Two years removed from a weekend in which they shared the spotlight on golf's grandest stage, Andy and Ricky Barnes share a chuckle at Redwood Meadows.
Having just completed a practice round in preparation for tomorrow's Alberta Classic Nationwide event, the brothers reflect on their trip to Augusta National, where Ricky made his Masters debut in 2003 alongside reigning champ Tiger Woods.
Finding himself in a third-place tie with Phil Mickelson midway through the event, the 22-year-old U.S. Amateur champ became an overnight fan favourite brought down to earth by a friendly jab from Andy not generally expected from a caddy.
"That guy's probably dumb enough to think he can win this tournament," Andy told the media when asked about his sibling's improbable standing just five strokes behind eventual winner Mike Weir.
Truth is, that's exactly what Ricky was thinking, which is what makes the story all the more humorous when recounted as the brothers chase Monday qualifying spots wherever the Nationwide Tour stops.
"It was funny because he was probably right," laughed Ricky, 24, who sits 71st on the Nationwide money list.
"It's not like I was thinking about anybody else out there -- I was just thinking, 'how can I win this golf tourney?'"
To no one's surprise, a seven-stroke lead over Woods in Round 1 disappeared by Sunday when the colourful University of Arizona star finished 18th to claim low amateur honours and form the basis of his motivation to get back to the PGA Tour.
"That experience was second to none right there," said Ricky, who finished 58th at the 2003 U.S. Open and turned pro only to miss 13 of 15 PGA Tour cuts since.
"To high-five and give your brother a hug out there made it that much more special."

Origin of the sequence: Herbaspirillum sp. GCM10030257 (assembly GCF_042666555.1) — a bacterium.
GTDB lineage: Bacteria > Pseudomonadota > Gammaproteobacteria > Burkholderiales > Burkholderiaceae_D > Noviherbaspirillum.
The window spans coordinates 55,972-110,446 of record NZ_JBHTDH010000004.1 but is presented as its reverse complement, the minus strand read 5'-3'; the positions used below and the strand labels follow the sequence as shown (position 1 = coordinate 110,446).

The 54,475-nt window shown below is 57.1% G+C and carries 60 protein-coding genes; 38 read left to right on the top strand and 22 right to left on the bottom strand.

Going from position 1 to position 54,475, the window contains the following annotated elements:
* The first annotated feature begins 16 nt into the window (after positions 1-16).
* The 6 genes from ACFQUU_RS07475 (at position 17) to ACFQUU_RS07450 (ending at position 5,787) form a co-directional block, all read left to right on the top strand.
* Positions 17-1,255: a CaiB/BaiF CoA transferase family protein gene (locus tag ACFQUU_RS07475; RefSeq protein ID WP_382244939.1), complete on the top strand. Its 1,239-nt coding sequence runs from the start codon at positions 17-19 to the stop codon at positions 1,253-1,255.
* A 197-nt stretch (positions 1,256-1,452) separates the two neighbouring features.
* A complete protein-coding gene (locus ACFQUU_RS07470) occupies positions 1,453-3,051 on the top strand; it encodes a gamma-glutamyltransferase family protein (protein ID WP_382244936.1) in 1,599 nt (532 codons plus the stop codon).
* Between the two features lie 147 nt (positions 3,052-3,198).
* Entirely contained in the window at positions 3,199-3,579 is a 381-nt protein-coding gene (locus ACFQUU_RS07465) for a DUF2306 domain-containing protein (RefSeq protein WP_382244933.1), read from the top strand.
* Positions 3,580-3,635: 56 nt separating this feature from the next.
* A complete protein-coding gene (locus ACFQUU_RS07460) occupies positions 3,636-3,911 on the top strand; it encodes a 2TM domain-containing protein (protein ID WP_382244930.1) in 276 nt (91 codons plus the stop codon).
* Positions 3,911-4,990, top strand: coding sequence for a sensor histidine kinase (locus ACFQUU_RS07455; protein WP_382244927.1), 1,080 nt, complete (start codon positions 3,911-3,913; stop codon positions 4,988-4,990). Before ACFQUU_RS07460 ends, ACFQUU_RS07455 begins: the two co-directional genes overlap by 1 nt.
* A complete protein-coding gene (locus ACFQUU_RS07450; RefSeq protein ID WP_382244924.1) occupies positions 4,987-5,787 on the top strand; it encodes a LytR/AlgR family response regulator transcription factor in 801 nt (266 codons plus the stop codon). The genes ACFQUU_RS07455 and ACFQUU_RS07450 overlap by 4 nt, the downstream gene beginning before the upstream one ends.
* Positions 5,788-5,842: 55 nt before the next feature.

Having failed to advance through PGA Tour qualifying school two years in a row, the 2003 collegiate player of the year has been unable to parlay a long list of sponsors exemptions into full-time status anywhere. Currently 71st on the Nationwide's money list after 13 events with $55,869, his goal is to finish top-70 to ensure weekly spots next year. Until then, the siblings will travel together trying to qualify on Mondays as they did at McKenzie Meadows.
"I'm not mad about being here, I'm more upset about not being here full time," said Ricky, who gets his rugged, 6-1, 200-lb. frame and movie-star good looks from his father, a former punter for the New England Patriots.
"I didn't feel I was that ready to go pro after winning the Amateur and this tour is no slouch -- there are lots of great players here. This is about the sixth time I've played with my brother and it makes it nice to have someone to travel with, eat dinner with and talk to.
"We still live together in Scottsdale so it's like being home."
Andy, another Arizona University Wall of Famer, has struggled more than Ricky, qualifying for just his second showing on the Nationwide Tour this year.
"I've been playing solid golf but not much to show for it," said Andy, 28, whose career highlight was qualifying for the 1999 U.S. Open, where his brother caddied for him.
"It's our dream to be out here together full time, travelling and having lockers together week in and week out. Once you get that little taste of the biggest stage in golf, it makes you want to get back there."
No matter how far away it might be.
"There are still eight events left and you're seeing guys win two weeks in a row here to gain PGA status," said Ricky. "Anything can happen."
The Barnes brothers know that better than anyone.